Hannah Georgas: Revue de l’album All That Emotion

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In 2009, Hannah Georgas wrote a song about hoping to meet an ex at a national concert. Like most of Georgas’ music, “The National” is both an internal monologue and an address, things she thinks but wouldn’t say: “The other day someone mentioned your name / That brought back the pain and all your pain. As The National became arena rock stars and the band’s Aaron Dessner was a famous producer in his own right, Georgas found success in his home country, Canada, garnering numerous award nominations. Juno on three albums. In 2018, after a year of recording solo demos, she and Dessner began collaborating on a fourth. As Dessner-ification erodes part of Georgas’ artistic identity, All this emotions is majestic and well made.Dessner still produces with the privacy of someone making music in their garage – it’s just that the garage is now a barn in upstate New York whose exterior covers a Grammy album, and the sound is generally recognizable as National-adjacent. Where Georgas’ slightly chaotic music previously matched his original lyrics on emotionless robots and nude beaches, Dessner submerges his words into soft drum machines and felt pianos, and Georgas tones down his performances to match. . On “Just a Phase”, his melodies often anticipate or echo the lines of the guitar, content to blend into the sound. At the opening of “That Emotion”, the melodies are stretched and laconic, the performance relaxed and discreet.

The album’s stylistic balance tilts in Dessner’s favor, which may mean that All this emotion sounds like Taylor Swift’s folklore sounds like Eve Owen’s Do not let the ink dry sound like The problem will find me. The one-size-fits-all approach leads to occasional clashes, like on “Easy,” where Georgas’s modest soft-rock chorus awkwardly sits on Dessner’s tough crescendos. Even so, Dessner and engineer Jonathan Low keep the production immersive enough that the deviations are easy to ignore. Georgas and Dessner’s most successful synthesis is hidden at the end: “Habits” flies off in a way the rest of the album actively avoids. It’s still a classic slow build, but the harmonies and squeaks of guitar create the same drunken feel that drives Dessner’s most lavish productions.

With Dessner manipulating the music, Georgas defines himself through his internal monologues. “I don’t want to hold you back,” she sings on “Change,” claiming that because “love is change,” there’s no reason to stay if a relationship gets strained. “Someone I don’t know” deepens the expected feeling, wanting an ex to become unrecognizable: “One day, I’ll get over it… You will become something that I forgot. “Punching Bag,” a song that sort of mixes the fear of Radiohead’s “Idioteque” with Alanis Morrissette’s chatty “Front Row”, takes the tension to a logical extreme. Although Georgas sings about the need to “save” someone, the underlying lyrics reveal his ambivalence: “I take you for a walk in a place that means so much to me / And go get your hand to hold you and you yourself. move away immediately. ” This is the only moment on the album that seems really surprising.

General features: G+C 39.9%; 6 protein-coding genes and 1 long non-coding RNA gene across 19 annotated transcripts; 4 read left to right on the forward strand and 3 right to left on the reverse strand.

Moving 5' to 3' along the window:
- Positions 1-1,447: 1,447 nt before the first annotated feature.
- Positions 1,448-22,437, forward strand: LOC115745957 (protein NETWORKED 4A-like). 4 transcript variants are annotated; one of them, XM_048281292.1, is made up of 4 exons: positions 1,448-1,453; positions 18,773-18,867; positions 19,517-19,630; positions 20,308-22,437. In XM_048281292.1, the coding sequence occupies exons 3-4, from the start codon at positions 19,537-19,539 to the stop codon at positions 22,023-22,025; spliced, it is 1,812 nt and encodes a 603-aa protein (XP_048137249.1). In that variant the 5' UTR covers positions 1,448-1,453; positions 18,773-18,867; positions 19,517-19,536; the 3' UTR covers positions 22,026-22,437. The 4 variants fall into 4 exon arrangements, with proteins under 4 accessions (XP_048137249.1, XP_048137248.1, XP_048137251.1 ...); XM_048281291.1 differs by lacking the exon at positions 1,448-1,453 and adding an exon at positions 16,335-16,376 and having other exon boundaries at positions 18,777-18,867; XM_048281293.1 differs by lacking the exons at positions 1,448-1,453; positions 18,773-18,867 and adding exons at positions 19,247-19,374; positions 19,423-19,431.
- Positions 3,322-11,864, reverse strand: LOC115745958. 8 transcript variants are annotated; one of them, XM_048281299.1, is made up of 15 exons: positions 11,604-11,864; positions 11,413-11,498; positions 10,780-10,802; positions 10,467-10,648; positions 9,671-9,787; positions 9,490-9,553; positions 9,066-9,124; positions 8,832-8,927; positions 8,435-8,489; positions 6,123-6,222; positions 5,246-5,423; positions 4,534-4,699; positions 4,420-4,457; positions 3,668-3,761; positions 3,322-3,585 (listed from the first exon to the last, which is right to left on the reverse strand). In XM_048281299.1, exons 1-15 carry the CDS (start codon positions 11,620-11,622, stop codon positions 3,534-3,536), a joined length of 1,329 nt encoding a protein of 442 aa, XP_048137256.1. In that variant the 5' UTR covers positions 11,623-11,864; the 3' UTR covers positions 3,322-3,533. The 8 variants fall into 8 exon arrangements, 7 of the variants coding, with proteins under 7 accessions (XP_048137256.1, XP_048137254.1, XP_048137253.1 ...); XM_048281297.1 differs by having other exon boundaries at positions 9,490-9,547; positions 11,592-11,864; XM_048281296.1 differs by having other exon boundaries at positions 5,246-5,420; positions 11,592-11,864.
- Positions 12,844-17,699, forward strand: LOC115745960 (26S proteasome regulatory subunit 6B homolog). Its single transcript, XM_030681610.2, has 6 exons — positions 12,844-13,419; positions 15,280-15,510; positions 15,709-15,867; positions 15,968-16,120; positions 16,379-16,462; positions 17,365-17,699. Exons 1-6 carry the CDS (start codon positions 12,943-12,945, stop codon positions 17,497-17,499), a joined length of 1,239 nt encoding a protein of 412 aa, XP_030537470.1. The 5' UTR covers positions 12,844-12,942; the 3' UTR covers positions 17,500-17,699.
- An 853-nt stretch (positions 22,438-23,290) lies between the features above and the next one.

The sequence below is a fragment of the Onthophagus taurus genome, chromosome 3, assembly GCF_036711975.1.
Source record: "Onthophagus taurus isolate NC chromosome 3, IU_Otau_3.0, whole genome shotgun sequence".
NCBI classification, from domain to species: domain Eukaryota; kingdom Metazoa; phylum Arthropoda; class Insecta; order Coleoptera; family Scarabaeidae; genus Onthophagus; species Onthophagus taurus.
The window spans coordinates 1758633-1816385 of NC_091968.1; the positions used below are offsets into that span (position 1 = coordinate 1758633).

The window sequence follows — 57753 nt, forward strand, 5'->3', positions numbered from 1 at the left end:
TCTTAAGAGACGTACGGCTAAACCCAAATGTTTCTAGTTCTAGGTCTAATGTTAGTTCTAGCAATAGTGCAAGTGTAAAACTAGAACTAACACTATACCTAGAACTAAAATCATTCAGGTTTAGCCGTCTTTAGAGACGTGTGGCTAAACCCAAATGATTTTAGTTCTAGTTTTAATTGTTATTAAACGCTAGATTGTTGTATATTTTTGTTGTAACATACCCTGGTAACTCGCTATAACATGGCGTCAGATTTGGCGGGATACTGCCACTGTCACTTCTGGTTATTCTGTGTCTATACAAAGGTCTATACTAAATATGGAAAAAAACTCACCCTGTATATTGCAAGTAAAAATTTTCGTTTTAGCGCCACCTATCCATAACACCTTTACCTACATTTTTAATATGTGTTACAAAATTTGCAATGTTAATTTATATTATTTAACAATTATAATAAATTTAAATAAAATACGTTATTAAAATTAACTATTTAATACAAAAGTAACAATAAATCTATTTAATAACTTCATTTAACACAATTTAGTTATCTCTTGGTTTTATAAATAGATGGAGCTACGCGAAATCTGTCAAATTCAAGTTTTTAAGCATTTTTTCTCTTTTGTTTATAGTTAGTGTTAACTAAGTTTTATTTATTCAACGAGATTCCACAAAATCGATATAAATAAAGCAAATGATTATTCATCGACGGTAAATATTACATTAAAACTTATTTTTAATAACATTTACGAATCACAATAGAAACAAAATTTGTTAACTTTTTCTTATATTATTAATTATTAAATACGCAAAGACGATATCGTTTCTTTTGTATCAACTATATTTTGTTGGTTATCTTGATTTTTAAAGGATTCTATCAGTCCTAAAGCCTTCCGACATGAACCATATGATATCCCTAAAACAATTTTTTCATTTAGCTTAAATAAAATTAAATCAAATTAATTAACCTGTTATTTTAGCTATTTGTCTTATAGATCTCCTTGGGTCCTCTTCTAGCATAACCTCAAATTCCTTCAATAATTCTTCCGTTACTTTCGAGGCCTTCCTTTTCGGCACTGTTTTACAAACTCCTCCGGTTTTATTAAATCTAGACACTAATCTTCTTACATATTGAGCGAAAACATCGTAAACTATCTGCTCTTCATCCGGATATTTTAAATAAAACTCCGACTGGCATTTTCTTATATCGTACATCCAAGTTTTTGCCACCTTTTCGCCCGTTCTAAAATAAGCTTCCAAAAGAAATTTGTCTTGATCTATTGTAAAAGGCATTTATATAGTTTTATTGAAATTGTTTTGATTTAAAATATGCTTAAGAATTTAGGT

By emphasizing quiet beauty in all aspects of its production, All this emotion lacks the strangest and most fascinating elements of Georgas’ early music. The Casio SK-1 Homestar Runner the drums of “Bang Bang You’re Dead” or the distortion of “Enemies” would be welcome on this record. Although Emotion is refined, nor is it any different from Dessner’s other production work – it’s always musically reluctant, covered in fog. Its clarity comes from Georgas’ ability to process how she feels, and spending 40 minutes in her head as she takes it right doesn’t seem to suffocate. There is always a sufficient reason, poignant insight or complex guitar line, to stay.


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